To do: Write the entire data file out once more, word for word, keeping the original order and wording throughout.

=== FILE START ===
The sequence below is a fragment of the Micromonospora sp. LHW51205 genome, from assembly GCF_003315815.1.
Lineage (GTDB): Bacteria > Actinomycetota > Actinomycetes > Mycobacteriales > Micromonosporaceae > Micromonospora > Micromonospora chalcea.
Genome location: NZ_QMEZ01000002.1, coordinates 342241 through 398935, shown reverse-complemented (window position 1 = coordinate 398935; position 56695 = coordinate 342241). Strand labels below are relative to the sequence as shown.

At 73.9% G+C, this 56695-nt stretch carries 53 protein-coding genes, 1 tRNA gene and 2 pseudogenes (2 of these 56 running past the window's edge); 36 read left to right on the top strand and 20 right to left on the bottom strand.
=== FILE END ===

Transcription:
The sequence below is a fragment of the Micromonospora sp. LHW51205 genome, from assembly GCF_003315815.1.
Lineage (GTDB): Bacteria > Actinomycetota > Actinomycetes > Mycobacteriales > Micromonosporaceae > Micromonospora > Micromonospora chalcea.
Genome location: NZ_QMEZ01000002.1, coordinates 342241 through 398935, shown reverse-complemented (window position 1 = coordinate 398935; position 56695 = coordinate 342241). Strand labels below are relative to the sequence as shown.

At 73.9% G+C, this 56695-nt stretch carries 53 protein-coding genes, 1 tRNA gene and 2 pseudogenes (2 of these 56 running past the window's edge); 36 read left to right on the top strand and 20 right to left on the bottom strand.